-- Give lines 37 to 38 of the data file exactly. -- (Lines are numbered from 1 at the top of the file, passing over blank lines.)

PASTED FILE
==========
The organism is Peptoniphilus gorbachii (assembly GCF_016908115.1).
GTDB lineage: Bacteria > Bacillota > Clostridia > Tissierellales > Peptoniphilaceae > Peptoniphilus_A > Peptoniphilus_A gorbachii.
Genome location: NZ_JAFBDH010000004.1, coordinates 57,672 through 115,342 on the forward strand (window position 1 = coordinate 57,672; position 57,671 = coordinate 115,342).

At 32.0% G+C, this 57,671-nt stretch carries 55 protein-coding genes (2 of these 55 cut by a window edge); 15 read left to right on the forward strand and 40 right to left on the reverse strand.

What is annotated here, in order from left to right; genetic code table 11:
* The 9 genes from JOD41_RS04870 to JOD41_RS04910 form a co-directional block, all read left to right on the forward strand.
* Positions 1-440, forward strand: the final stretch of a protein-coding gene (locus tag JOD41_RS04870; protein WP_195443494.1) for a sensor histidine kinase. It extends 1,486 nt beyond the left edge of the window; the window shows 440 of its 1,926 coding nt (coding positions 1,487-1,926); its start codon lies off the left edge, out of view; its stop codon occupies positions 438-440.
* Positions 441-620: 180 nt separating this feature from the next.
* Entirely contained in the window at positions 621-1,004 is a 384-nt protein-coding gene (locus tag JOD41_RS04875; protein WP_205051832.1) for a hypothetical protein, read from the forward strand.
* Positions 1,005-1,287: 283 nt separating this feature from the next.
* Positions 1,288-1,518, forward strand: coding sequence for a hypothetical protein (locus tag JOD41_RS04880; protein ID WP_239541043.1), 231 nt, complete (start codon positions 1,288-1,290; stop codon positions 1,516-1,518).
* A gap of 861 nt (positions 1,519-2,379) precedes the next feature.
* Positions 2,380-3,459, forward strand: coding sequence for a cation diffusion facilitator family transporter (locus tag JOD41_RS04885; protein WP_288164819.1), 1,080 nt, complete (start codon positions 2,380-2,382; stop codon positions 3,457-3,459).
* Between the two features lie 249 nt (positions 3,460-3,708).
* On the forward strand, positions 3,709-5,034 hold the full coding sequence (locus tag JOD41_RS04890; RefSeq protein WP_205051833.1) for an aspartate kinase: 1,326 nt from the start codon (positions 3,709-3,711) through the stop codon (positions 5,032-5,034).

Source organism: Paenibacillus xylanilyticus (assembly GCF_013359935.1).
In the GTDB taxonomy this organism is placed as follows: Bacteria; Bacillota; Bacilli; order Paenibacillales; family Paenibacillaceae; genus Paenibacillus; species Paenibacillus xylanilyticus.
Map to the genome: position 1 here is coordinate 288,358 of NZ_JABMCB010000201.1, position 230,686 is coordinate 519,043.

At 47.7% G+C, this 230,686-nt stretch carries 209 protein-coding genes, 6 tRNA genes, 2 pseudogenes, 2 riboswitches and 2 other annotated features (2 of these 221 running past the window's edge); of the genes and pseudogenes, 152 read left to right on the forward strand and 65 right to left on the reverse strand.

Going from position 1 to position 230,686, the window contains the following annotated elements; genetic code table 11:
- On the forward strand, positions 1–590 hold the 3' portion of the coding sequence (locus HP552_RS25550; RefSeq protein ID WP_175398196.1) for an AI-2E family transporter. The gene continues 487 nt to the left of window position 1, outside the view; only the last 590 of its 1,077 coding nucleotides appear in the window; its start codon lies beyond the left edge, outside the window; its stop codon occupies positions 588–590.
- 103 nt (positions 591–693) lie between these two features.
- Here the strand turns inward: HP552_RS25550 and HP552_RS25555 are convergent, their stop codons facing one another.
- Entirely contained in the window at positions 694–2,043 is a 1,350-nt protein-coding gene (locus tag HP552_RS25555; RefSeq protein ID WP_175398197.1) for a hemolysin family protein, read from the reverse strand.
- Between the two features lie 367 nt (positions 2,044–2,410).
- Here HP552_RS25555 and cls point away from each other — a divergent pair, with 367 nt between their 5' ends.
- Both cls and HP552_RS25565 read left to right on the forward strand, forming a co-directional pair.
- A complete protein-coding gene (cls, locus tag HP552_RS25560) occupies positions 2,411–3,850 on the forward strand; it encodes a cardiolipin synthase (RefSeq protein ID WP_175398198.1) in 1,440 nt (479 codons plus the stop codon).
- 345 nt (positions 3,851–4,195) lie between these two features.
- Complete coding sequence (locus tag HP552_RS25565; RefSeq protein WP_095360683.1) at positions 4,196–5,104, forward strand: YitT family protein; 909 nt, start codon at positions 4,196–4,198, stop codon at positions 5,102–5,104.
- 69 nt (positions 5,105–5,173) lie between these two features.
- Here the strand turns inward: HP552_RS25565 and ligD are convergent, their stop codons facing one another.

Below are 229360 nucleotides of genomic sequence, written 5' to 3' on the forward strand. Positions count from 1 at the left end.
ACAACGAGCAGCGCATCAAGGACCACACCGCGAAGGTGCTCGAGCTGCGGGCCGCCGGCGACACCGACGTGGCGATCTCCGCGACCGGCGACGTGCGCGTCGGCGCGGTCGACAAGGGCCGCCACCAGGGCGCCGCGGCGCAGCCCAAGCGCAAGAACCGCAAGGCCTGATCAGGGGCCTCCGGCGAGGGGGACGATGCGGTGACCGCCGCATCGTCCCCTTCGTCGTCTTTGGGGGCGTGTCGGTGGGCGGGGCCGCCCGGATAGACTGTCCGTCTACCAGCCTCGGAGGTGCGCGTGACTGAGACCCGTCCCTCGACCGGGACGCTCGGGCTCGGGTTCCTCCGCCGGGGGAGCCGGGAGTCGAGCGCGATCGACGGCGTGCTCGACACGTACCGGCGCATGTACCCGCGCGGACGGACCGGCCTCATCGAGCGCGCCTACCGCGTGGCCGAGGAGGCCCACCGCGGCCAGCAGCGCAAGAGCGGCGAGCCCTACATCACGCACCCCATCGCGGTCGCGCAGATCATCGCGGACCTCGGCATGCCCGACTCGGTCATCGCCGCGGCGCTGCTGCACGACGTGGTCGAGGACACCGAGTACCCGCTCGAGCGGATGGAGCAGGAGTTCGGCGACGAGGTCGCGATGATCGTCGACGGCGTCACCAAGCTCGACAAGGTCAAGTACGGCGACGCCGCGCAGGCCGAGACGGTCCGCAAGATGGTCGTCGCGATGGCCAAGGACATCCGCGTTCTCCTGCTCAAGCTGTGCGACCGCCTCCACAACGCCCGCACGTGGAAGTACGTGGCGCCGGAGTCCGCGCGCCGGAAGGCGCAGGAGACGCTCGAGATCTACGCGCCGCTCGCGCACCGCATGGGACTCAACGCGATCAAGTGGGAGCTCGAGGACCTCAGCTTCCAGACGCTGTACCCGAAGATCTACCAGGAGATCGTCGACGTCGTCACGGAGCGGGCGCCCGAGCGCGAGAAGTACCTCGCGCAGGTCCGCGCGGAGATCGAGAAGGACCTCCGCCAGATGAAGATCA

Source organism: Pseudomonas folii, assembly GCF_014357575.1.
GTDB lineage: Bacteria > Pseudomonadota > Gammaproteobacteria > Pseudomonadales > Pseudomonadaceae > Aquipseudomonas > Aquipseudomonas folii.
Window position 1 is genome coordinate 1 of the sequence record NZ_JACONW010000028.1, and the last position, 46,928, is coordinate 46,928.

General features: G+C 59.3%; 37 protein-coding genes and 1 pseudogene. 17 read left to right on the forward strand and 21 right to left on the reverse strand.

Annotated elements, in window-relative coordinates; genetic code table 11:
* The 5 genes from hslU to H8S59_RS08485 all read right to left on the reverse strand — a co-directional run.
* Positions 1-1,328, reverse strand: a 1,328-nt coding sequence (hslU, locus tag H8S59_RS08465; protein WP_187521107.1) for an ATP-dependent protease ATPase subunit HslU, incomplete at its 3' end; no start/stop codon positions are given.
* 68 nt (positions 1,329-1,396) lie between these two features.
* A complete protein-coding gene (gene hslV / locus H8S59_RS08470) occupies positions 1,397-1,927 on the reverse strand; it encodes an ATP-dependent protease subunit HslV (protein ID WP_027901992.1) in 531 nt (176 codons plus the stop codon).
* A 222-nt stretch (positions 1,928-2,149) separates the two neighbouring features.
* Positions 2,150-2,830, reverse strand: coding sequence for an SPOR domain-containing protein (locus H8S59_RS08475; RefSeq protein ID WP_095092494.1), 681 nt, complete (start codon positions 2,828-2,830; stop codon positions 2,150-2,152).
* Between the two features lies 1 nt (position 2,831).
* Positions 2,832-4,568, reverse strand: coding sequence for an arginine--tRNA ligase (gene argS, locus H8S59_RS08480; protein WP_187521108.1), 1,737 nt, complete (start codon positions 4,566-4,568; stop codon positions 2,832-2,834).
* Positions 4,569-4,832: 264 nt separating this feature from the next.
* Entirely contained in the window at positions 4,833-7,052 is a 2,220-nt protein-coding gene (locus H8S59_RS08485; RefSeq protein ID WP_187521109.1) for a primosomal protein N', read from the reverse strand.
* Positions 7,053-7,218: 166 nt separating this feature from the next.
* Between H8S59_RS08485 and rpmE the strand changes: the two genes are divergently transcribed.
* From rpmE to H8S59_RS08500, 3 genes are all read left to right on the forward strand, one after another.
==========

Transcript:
Window position 1 is genome coordinate 1 of the sequence record NZ_JACONW010000028.1, and the last position, 46,928, is coordinate 46,928.

General features: G+C 59.3%; 37 protein-coding genes and 1 pseudogene. 17 read left to right on the forward strand and 21 right to left on the reverse strand.